Do I need to be vaccinated to teach abroad?

woman wearing n95 mask in an airport

As entry restrictions continue to ease in many countries, TEFL teachers are now free to plan their next overseas teaching adventure with a higher degree of certainty. 

Although we’re excited to advertise more in-person job opportunities, it’s worth remembering that the pandemic is ongoing. 

Delays in vaccine rollouts combined with high virus numbers in some regions mean that travel is still limited.

One of the difficulties facing teachers who want to relocate for work in 2021 is all the red tape involved.  

There’s a lot to consider, with entry restrictions often differing from one country to the next.

The ambiguity surrounding vaccination requirements is a significant concern for many teachers, and it’s no surprise to see questions like, “Do I need to be vaccinated to teach abroad?” trending in many online forums.  

The short answer to that question is yes, but countries continually updating their COVID-19 travel protocols complicate things. 

If you’re hoping to teach abroad this year, we want to give you the information you need to make an informed decision. 

With that in mind, let’s unpack how the vaccine rollout is shaping up in some of the most popular destinations for TEFL teachers and what implications that might have for your future travel plans.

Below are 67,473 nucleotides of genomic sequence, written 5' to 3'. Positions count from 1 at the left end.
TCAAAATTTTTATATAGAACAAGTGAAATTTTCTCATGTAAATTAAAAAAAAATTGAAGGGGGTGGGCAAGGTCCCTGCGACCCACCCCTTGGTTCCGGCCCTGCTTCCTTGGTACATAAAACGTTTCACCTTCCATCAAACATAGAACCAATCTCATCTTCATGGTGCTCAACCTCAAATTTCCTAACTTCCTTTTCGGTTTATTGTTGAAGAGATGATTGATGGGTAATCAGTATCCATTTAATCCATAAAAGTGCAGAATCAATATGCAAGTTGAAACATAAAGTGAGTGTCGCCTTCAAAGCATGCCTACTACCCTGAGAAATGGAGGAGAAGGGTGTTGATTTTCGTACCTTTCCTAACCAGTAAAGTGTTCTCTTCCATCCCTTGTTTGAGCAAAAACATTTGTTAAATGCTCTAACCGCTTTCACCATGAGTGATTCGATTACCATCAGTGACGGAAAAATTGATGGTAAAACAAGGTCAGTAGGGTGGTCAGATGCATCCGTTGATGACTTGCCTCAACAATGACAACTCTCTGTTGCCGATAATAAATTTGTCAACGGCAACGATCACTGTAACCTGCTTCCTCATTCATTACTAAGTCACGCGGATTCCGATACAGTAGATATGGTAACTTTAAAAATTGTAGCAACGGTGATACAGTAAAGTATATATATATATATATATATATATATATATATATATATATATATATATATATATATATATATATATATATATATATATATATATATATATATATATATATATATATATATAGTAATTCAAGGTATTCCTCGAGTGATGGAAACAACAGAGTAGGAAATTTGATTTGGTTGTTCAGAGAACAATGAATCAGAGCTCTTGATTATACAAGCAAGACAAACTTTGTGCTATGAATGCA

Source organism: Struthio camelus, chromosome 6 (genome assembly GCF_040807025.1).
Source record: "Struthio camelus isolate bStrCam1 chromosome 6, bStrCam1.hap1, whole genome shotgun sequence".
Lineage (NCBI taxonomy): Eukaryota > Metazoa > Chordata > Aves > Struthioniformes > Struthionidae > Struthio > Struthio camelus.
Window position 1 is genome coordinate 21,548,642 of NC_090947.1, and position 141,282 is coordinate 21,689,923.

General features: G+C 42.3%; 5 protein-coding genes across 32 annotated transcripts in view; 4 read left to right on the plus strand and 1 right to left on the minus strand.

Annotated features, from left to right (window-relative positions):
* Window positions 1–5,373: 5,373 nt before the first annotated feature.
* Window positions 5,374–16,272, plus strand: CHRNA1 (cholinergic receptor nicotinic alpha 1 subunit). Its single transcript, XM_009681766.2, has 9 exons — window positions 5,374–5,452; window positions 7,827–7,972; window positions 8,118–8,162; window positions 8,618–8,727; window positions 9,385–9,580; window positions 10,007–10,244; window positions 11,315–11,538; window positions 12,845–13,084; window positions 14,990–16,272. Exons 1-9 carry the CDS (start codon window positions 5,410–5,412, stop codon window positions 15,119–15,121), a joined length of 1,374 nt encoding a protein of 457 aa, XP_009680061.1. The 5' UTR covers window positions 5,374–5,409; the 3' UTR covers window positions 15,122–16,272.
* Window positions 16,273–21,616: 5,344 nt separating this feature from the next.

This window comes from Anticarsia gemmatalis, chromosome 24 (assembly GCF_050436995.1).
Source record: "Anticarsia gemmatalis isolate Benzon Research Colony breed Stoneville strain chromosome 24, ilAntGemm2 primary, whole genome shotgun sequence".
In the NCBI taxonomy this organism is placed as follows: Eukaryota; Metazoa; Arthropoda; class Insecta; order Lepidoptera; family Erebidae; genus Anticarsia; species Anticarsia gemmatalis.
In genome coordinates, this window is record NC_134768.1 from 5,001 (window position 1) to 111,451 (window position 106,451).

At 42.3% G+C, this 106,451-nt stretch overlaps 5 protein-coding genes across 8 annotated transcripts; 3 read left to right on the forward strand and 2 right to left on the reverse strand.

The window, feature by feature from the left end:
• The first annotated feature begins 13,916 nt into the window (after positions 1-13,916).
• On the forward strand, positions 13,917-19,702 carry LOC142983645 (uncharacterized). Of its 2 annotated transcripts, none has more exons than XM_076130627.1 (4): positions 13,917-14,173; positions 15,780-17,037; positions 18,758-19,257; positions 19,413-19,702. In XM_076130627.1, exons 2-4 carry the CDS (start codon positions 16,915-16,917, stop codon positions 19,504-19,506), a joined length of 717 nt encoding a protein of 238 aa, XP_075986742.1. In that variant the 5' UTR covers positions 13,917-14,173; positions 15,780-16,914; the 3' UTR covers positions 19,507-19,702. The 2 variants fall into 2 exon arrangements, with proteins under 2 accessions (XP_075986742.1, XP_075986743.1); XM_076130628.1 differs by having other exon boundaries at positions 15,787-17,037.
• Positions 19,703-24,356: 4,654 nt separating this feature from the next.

Here’s what we’ll cover:

  • Which countries are welcoming vaccinated teachers? 
  • Are schools requiring vaccination? 
  • Do I need to quarantine if I am vaccinated? 
  • Can I get vaccinated upon arrival in another country?
  • How can I show my vaccine status? 

Which countries are welcoming vaccinated teachers?

Where you can and can’t go is determined, in part, by the success and struggles different regions have had with their vaccine rollouts. 

European nations like the UK, France, Germany and Spain have all vaccinated more than a third of their populations and are cautiously re-opening for international travel. 

This is a trend we can see across the European community, with other popular TEFL destinations, including Italy, now open to overseas travellers from countries on the approved list and with strong vaccine programs, including the U.S. 

It’s important to note that different countries have different rules, and it's a good idea to check with the relevant embassy for the latest information.